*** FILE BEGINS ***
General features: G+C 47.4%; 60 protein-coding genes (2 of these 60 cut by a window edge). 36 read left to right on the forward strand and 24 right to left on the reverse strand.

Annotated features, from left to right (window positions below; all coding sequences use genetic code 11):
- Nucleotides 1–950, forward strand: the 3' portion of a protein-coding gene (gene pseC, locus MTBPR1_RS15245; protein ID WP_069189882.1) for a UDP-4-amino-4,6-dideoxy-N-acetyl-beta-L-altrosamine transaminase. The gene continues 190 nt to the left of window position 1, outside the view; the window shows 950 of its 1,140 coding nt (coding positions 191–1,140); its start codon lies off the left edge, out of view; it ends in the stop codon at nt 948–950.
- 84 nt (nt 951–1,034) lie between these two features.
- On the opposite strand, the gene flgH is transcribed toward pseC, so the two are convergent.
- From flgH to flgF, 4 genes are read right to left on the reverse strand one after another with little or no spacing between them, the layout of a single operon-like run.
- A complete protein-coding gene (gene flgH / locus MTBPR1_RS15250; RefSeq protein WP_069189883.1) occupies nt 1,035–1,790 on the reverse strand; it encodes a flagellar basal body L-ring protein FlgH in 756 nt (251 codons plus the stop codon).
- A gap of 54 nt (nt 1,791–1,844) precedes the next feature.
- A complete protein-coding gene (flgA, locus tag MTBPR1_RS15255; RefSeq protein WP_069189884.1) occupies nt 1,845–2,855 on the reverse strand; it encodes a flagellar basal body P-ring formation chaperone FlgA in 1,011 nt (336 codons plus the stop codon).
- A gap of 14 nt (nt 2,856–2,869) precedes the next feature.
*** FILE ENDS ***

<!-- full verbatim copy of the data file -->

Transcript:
General features: G+C 47.4%; 60 protein-coding genes (2 of these 60 cut by a window edge). 36 read left to right on the forward strand and 24 right to left on the reverse strand.

Annotated features, from left to right (window positions below; all coding sequences use genetic code 11):
- Nucleotides 1–950, forward strand: the 3' portion of a protein-coding gene (gene pseC, locus MTBPR1_RS15245; protein ID WP_069189882.1) for a UDP-4-amino-4,6-dideoxy-N-acetyl-beta-L-altrosamine transaminase. The gene continues 190 nt to the left of window position 1, outside the view; the window shows 950 of its 1,140 coding nt (coding positions 191–1,140); its start codon lies off the left edge, out of view; it ends in the stop codon at nt 948–950.
- 84 nt (nt 951–1,034) lie between these two features.
- On the opposite strand, the gene flgH is transcribed toward pseC, so the two are convergent.
- From flgH to flgF, 4 genes are read right to left on the reverse strand one after another with little or no spacing between them, the layout of a single operon-like run.
- A complete protein-coding gene (gene flgH / locus MTBPR1_RS15250; RefSeq protein WP_069189883.1) occupies nt 1,035–1,790 on the reverse strand; it encodes a flagellar basal body L-ring protein FlgH in 756 nt (251 codons plus the stop codon).
- A gap of 54 nt (nt 1,791–1,844) precedes the next feature.
- A complete protein-coding gene (flgA, locus tag MTBPR1_RS15255; RefSeq protein WP_069189884.1) occupies nt 1,845–2,855 on the reverse strand; it encodes a flagellar basal body P-ring formation chaperone FlgA in 1,011 nt (336 codons plus the stop codon).
- A gap of 14 nt (nt 2,856–2,869) precedes the next feature.